Will there be a recession in the US within the next 12 months?
Close date updated to 2023-04-07 11:59 pm
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ChrisLeng avatar
Chris Lengis predicting YES at 47%

okay, resolve

IsaacKing avatar
Isaac Kingis predicting NO at 47%
ChrisLeng avatar
Chris Lengis predicting YES at 47%

@IsaacKing Since the poll started the US has had 2 quarters of economic contraction.

The classic definition of a recession.

Change the judge, definition or wait for more in-depth analyses but the posted GDP is posted GDP. It recessed. A recession...

OliverS avatar
Oliver S

@ChrisLeng I state in the comments that I'm using NBER which does not use the 2 quarters rule.

Jotto999 avatar
Jotto 999

@OliverS Can you please edit that into the market description so people actually see that stipulation?

NicoDelon avatar
Nico Dis predicting YES at 48%

@Jotto999 Seconded.

JiSK avatar
JiSKbought Ṁ10 of YES@OliverS please clarify what you're using to determine resolution. If it's the standard NBER, then resolution shouldn't happen as 'No' until roughly September 2023, since they take a long time to officially declare recessions.
OliverS avatar
Oliver S @JiSK Yes I'll be using NBER
fortenforge avatar
Rahul Sridharis predicting NO at 79% Note that the Kalshi market is not quite equivalent, since it resolves positively with just 1 quarter of negative GDP growth, which we've already had—Q1 2022. Economists usually prefer 2 quarters of negative growth, although the NBER doesn't always follow this rule of thumb precisely.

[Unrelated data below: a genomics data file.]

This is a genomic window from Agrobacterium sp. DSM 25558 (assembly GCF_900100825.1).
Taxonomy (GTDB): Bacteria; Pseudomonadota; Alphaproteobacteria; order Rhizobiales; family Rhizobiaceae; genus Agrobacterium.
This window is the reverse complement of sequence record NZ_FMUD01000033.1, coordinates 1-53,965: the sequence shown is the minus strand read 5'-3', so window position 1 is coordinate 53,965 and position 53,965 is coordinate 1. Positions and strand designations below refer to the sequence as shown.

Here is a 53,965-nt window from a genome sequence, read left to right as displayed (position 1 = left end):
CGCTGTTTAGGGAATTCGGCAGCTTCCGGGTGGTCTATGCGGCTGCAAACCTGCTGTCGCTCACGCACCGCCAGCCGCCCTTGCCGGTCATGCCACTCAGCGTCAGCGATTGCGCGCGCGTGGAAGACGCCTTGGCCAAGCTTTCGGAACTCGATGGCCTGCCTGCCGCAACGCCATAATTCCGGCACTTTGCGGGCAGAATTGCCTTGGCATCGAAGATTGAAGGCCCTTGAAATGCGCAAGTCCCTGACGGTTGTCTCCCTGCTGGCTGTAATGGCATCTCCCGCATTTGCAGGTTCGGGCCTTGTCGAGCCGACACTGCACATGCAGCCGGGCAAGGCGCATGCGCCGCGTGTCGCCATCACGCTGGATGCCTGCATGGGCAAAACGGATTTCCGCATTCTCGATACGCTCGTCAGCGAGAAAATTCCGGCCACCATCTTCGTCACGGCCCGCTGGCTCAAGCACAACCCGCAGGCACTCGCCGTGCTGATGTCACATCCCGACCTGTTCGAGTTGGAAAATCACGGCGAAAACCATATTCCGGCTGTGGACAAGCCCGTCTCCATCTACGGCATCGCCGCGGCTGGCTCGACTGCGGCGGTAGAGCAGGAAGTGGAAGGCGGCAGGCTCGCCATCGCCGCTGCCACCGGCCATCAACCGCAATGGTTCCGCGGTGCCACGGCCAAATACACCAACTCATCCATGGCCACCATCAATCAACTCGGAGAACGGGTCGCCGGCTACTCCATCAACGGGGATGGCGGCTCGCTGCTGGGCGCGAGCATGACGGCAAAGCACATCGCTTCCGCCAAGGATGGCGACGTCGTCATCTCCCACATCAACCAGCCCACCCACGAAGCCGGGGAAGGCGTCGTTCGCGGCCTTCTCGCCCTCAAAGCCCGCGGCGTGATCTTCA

bcongdon avatar
Benbought Ṁ100 of YESRelevant Kalshi market: https://kalshi.com/events/RECSS-22JUL/markets/RECSS-22JUL
firstuserhere avatar
firstuserherebought Ṁ10 of YES

@bcongdon this market resolved to yes

StephenBennett avatar
Stephen Bennettbought Ṁ20 of NOAssuming resolution criteria is NBER, although it would be nice to have clarity on that. The probability that a given 12-month window that does not start in a recession includes a recession is approximately 20% from eyeballing this graph: https://www.nber.org/research/business-cycle-dating - meaning on base rates this will resolve to NO. The risk is slightly higher due to being "due" for one, and also the relatively high levels of inflation (which means that the federal reserve is more likely to deploy measures to curtail inflation at the expense of other market factors like employment rate).
IsaacKing avatar
Isaac Kingbought Ṁ1 of NORelevant market: https://manifold.markets/fortenforge/will-the-us-experience-a-recession